A Look at Oregon's Right of Way Law

A Look at Oregon’s Right of Way Law

A Look at Oregon's Right of Way Law

Do you know when you should yield the right of way to another driver in Oregon? Yes, it’s a law all drivers must follow. Knowing when to yield and when you have the right of way can help prevent accidents since this information can also help you avoid getting a traffic citation.

Sometimes it’s easy to know when to yield, other times, it’s a little more complicated. For example, intersections present unique hazards for drivers and a few challenges. Before you hit the road in Oregon, here’s what every driver should know about the state’s right-of-way law.

A Look at Oregon's Right of Way Law

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The Right-Of-Way Law in Oregon

Oregon lists the specifics of its right-of-way live in the state’s driver’s manual, check out section 3. However, if you’ve lost your copy of the manual or only skimmed through section 3 when taking your driver’s exam, the following paragraphs will catch you up.

Under Oregon law, technically, no single driver can claim the right of way. This is confusing and can leave everyone permanently stuck at an intersection. However, before giving up on figuring out if you should go or stay, the law does provide some clarification.

In specific instances, a driver is legally required to yield to another vehicle. Who yields when depends on the circumstances.

Yielding at Intersections

Intersections shouldn’t be confusing unless you’re not the only vehicle waiting to cross or turn. The confusion is worse when traffic lights are absent. Typically, the driver arriving first at the intersection has the right of way. This applies even if they’re making a right or left turn.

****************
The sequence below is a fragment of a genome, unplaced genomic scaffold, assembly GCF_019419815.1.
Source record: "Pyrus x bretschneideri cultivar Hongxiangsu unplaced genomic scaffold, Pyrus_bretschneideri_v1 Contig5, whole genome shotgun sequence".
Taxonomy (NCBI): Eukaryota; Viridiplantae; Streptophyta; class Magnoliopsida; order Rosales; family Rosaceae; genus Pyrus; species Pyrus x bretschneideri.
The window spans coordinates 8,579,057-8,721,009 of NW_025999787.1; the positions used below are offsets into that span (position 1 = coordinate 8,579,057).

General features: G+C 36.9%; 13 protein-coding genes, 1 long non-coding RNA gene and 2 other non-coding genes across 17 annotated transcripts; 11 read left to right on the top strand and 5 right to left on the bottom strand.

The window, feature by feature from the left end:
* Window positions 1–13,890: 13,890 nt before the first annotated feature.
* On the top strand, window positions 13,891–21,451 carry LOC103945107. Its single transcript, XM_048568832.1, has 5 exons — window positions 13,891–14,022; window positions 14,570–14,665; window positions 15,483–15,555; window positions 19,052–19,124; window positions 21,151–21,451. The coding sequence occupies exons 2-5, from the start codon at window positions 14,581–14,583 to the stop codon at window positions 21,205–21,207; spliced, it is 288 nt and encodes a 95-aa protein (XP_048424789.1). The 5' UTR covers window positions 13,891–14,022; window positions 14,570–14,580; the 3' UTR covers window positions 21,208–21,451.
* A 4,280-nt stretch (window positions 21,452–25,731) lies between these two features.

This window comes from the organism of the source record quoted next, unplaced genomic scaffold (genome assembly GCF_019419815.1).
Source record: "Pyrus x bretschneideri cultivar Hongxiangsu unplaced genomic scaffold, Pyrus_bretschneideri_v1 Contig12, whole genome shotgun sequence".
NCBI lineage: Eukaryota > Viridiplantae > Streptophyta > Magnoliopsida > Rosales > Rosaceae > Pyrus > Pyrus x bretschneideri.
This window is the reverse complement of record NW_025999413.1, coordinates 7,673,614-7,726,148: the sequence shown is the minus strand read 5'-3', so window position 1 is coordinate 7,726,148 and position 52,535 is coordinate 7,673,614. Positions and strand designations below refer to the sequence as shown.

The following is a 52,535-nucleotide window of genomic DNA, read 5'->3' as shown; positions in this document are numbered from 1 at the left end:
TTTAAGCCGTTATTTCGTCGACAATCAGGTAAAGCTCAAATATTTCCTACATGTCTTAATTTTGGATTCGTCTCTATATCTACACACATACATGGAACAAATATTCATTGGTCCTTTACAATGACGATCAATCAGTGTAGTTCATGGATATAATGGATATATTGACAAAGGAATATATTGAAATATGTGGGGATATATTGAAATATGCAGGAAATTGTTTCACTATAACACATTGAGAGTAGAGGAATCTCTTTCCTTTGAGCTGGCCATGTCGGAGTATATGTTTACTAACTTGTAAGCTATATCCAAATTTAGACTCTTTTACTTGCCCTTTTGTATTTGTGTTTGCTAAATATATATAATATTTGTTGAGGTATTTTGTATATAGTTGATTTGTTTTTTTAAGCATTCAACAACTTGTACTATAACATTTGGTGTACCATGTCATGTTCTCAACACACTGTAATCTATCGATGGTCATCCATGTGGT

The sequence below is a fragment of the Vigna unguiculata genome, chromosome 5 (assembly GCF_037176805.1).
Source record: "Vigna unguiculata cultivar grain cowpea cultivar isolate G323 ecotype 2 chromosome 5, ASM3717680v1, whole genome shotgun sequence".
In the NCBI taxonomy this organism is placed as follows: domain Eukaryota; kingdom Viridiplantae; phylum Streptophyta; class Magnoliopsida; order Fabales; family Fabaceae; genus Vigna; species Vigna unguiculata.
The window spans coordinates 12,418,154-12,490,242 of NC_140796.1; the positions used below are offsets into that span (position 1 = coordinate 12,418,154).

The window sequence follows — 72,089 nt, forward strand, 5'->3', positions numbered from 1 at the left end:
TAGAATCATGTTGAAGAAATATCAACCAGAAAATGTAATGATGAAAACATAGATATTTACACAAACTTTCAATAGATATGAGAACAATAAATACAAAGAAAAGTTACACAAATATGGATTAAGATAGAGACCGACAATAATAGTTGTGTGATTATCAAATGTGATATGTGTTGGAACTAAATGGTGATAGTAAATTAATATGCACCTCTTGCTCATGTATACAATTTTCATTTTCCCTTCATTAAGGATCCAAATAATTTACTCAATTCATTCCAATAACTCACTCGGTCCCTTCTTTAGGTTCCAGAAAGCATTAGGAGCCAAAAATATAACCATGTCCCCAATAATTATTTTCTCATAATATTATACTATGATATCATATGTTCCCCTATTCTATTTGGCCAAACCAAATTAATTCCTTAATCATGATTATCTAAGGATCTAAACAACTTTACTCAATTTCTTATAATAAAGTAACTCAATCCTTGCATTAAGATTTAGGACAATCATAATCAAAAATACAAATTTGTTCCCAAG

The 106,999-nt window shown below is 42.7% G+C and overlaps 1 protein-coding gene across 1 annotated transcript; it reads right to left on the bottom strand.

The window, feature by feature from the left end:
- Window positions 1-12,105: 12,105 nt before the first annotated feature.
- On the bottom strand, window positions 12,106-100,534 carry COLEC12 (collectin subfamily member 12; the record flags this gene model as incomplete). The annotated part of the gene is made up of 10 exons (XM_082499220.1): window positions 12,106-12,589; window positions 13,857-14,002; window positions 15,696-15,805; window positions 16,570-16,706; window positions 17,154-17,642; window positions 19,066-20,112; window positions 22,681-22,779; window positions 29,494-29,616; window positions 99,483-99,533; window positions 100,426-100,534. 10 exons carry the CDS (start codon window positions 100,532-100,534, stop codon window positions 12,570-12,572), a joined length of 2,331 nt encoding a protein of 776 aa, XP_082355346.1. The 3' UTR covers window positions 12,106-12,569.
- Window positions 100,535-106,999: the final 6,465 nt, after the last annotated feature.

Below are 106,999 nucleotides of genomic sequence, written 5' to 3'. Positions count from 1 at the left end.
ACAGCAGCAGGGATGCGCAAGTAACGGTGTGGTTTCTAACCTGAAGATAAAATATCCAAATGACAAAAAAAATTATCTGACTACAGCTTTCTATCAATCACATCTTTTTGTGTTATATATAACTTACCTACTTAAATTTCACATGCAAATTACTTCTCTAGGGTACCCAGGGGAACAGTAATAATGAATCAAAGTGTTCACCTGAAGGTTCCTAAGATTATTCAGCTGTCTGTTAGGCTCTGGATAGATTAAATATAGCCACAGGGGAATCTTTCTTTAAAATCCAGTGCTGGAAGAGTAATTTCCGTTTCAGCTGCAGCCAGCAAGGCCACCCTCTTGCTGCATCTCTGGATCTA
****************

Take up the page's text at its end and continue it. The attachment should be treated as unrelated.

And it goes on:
When more than one vehicle arrives at the intersection at the same time, the driver on the left side typically yields to the one on the right. However, this doesn’t mean barreling through the intersection, even if you don’t have a stop sign.

You still want to slow down and check for oncoming vehicles in all directions before proceeding cautiously. In other words, don’t close your eyes and hit the gas while praying you make it safely through the intersection.

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Yielding at Intersections with Traffic Lights

When there’s a traffic light at an intersection, figuring out who has the right of way is relatively easy. Just follow the traffic light. You know, stop on red and go on green. If the light is yellow, this means yielding to oncoming traffic.

Sometimes, all points at an intersection have a yellow light. When this happens, follow the guidelines as if the light isn’t present. The first arriving vehicle is the first to go; drivers on the left yield to those on the right.

If the traffic light also has arrows for turns, this trumps the other vehicles’ right of way. A green turn arrow automatically means everyone else yields until the signal turns red.

Yielding at a T-Intersection

A T or three-way intersection means tossing out the guidelines you just learned. At three-way intersections, it doesn’t matter who gets there first or is on the left or right side. The vehicle on the road dead ending into the intersection always yields to the other drivers.